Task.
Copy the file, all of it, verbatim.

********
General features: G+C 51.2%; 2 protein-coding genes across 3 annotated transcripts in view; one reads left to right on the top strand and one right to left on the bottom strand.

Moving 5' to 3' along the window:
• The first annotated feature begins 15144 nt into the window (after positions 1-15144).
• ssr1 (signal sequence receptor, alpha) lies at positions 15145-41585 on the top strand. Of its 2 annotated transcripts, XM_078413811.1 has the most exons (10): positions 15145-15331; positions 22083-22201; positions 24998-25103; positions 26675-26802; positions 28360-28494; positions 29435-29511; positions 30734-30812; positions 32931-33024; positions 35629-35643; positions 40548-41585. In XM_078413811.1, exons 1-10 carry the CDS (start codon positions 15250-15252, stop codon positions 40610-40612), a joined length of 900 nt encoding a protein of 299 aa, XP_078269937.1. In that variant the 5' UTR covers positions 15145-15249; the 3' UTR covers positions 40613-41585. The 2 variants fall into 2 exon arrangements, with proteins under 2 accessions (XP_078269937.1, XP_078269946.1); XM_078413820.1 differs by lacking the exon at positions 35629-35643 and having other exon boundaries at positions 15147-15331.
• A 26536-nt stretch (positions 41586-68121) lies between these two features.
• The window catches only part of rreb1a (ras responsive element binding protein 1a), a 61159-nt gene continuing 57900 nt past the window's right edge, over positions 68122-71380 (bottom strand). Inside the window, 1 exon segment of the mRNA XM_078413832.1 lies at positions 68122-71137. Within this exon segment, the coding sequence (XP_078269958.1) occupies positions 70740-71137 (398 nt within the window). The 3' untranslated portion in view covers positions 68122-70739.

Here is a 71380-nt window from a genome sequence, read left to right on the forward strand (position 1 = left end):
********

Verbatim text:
General features: G+C 51.2%; 2 protein-coding genes across 3 annotated transcripts in view; one reads left to right on the top strand and one right to left on the bottom strand.

Moving 5' to 3' along the window:
• The first annotated feature begins 15144 nt into the window (after positions 1-15144).
• ssr1 (signal sequence receptor, alpha) lies at positions 15145-41585 on the top strand. Of its 2 annotated transcripts, XM_078413811.1 has the most exons (10): positions 15145-15331; positions 22083-22201; positions 24998-25103; positions 26675-26802; positions 28360-28494; positions 29435-29511; positions 30734-30812; positions 32931-33024; positions 35629-35643; positions 40548-41585. In XM_078413811.1, exons 1-10 carry the CDS (start codon positions 15250-15252, stop codon positions 40610-40612), a joined length of 900 nt encoding a protein of 299 aa, XP_078269937.1. In that variant the 5' UTR covers positions 15145-15249; the 3' UTR covers positions 40613-41585. The 2 variants fall into 2 exon arrangements, with proteins under 2 accessions (XP_078269937.1, XP_078269946.1); XM_078413820.1 differs by lacking the exon at positions 35629-35643 and having other exon boundaries at positions 15147-15331.
• A 26536-nt stretch (positions 41586-68121) lies between these two features.
• The window catches only part of rreb1a (ras responsive element binding protein 1a), a 61159-nt gene continuing 57900 nt past the window's right edge, over positions 68122-71380 (bottom strand). Inside the window, 1 exon segment of the mRNA XM_078413832.1 lies at positions 68122-71137. Within this exon segment, the coding sequence (XP_078269958.1) occupies positions 70740-71137 (398 nt within the window). The 3' untranslated portion in view covers positions 68122-70739.

Here is a 71380-nt window from a genome sequence, read left to right on the forward strand (position 1 = left end):